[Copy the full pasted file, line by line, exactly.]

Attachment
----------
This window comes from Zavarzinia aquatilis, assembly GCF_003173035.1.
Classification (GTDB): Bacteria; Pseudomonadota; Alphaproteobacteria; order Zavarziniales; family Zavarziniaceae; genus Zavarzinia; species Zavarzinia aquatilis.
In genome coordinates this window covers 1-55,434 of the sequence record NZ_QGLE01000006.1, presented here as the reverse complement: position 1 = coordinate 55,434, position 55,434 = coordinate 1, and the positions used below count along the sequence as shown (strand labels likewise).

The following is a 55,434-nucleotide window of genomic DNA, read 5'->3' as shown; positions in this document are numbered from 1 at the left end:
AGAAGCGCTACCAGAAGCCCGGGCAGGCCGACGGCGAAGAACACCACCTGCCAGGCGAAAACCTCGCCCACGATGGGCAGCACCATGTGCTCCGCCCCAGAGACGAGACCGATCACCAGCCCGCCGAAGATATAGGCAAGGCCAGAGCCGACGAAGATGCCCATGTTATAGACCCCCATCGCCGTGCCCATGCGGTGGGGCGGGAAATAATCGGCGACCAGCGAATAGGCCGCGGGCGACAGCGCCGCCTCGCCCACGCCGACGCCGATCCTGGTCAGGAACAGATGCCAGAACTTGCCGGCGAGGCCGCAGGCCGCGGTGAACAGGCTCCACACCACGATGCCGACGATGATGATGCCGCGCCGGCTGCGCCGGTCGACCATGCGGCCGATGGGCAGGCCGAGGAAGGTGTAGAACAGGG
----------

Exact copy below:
This window comes from Zavarzinia aquatilis, assembly GCF_003173035.1.
Classification (GTDB): Bacteria; Pseudomonadota; Alphaproteobacteria; order Zavarziniales; family Zavarziniaceae; genus Zavarzinia; species Zavarzinia aquatilis.
In genome coordinates this window covers 1-55,434 of the sequence record NZ_QGLE01000006.1, presented here as the reverse complement: position 1 = coordinate 55,434, position 55,434 = coordinate 1, and the positions used below count along the sequence as shown (strand labels likewise).

The following is a 55,434-nucleotide window of genomic DNA, read 5'->3' as shown; positions in this document are numbered from 1 at the left end:
AGAAGCGCTACCAGAAGCCCGGGCAGGCCGACGGCGAAGAACACCACCTGCCAGGCGAAAACCTCGCCCACGATGGGCAGCACCATGTGCTCCGCCCCAGAGACGAGACCGATCACCAGCCCGCCGAAGATATAGGCAAGGCCAGAGCCGACGAAGATGCCCATGTTATAGACCCCCATCGCCGTGCCCATGCGGTGGGGCGGGAAATAATCGGCGACCAGCGAATAGGCCGCGGGCGACAGCGCCGCCTCGCCCACGCCGACGCCGATCCTGGTCAGGAACAGATGCCAGAACTTGCCGGCGAGGCCGCAGGCCGCGGTGAACAGGCTCCACACCACGATGCCGACGATGATGATGCCGCGCCGGCTGCGCCGGTCGACCATGCGGCCGATGGGCAGGCCGAGGAAGGTGTAGAACAGGG